Anyway, I’ll be glad when the implant work is done today.

That’s it for now, Thursday, August 28, 2014

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Summer 2014 August 27 Wednesday (Doors of Opportunity)

79 degrees this morning.

The evening darkness is already coming much sooner, even though it is only August. Every year I am surprised at how quickly the Summer sunset fades and darkness comes earlier and earlier.

Fall is now less than a month away. Fall is ok, but then comes Winter. I will miss the very mild, low attitude winter Memphis typically has. Last Winter was horrible, the worst winter we had in Memphis.

Perhaps what i miss most are the long Summer sunsets, the ones that last forever. That is the one thing I missed in Memphis, was the long sunsets. (In Memphis, the sun just suddenly went down, the hills and trees blocked the sunset.)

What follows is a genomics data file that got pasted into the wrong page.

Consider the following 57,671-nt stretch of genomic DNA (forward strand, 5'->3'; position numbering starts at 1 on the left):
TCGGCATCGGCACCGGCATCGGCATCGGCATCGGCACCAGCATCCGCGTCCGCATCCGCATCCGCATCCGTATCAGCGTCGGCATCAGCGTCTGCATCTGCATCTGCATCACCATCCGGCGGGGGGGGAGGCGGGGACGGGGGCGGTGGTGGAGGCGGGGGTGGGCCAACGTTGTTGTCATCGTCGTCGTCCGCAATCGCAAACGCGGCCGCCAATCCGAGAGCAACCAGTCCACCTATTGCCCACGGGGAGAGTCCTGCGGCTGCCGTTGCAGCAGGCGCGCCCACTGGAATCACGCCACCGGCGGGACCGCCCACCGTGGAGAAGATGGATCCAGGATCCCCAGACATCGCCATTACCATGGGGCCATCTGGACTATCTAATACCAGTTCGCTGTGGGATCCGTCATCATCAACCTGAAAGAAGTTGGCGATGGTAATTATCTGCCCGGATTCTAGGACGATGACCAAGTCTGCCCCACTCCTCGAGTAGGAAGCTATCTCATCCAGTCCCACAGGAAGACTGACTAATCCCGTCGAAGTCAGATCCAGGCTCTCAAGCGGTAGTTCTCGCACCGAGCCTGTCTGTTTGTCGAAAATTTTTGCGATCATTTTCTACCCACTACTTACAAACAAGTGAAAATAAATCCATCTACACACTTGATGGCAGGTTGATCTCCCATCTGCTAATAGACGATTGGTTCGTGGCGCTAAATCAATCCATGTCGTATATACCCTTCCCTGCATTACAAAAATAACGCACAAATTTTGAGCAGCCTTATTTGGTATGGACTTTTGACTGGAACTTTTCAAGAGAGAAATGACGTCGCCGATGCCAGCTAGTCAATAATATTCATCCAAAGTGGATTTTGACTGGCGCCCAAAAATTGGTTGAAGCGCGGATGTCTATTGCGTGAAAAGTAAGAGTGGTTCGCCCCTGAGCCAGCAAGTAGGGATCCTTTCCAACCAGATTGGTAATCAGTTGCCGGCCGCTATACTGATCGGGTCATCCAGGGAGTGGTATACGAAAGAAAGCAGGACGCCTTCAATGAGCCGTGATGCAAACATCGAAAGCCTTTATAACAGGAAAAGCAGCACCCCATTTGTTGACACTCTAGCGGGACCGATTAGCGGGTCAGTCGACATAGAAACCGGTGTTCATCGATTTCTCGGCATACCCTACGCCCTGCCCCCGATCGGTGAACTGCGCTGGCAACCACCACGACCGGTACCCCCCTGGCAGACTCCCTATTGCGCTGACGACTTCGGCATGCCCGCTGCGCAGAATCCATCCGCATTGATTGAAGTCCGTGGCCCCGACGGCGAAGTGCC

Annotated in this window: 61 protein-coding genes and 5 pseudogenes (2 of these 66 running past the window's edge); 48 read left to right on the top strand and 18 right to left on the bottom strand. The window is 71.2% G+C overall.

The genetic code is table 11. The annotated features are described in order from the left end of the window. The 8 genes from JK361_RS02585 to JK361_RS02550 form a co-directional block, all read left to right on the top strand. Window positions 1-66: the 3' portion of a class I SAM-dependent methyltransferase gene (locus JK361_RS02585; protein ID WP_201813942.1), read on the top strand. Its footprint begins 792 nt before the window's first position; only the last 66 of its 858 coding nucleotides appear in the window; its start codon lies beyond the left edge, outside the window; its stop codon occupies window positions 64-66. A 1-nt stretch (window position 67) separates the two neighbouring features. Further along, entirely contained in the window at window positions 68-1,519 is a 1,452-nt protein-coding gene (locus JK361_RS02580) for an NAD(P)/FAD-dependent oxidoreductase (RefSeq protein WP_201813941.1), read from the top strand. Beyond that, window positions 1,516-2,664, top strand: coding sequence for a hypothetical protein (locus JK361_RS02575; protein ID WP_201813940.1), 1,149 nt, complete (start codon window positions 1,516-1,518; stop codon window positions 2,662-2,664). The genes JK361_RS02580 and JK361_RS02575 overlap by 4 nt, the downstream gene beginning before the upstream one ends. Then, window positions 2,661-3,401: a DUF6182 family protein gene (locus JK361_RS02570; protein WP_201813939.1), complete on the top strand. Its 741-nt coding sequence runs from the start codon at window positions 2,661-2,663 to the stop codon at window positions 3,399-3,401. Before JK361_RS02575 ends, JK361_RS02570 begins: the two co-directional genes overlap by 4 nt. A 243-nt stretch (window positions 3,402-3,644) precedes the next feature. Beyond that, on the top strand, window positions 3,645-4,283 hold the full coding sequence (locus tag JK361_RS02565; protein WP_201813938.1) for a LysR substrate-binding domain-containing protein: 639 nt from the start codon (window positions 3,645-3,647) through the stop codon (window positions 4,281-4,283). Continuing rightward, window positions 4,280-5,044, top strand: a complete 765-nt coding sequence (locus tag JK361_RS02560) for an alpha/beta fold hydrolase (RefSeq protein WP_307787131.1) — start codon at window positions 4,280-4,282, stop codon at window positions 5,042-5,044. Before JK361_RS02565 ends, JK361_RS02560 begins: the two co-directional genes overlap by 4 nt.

As normally happens, when opportunity knocks there are several doors to open, which one do you open? While I can see the “opportunity” behind the doors, I have no idea which door is best for me. Time will tell, except it is one of those decisions where there are no (or very rare) “seconds” where a decision can be reversed for another decision. I will see. By this time three months from now I may know, or I may never know. Such is life.

They say the correct decision is to “follow your passion”. Perhaps so, but I also believe someone should keep their word once it is given, subject to conditions that may not be known when the decision was made.

So….I am trying a compromise, trying to have the best of both worlds (not quite having your cake and eating it too, but rather realizing that life is a tapestry and sometimes (or probably never) there is no right decision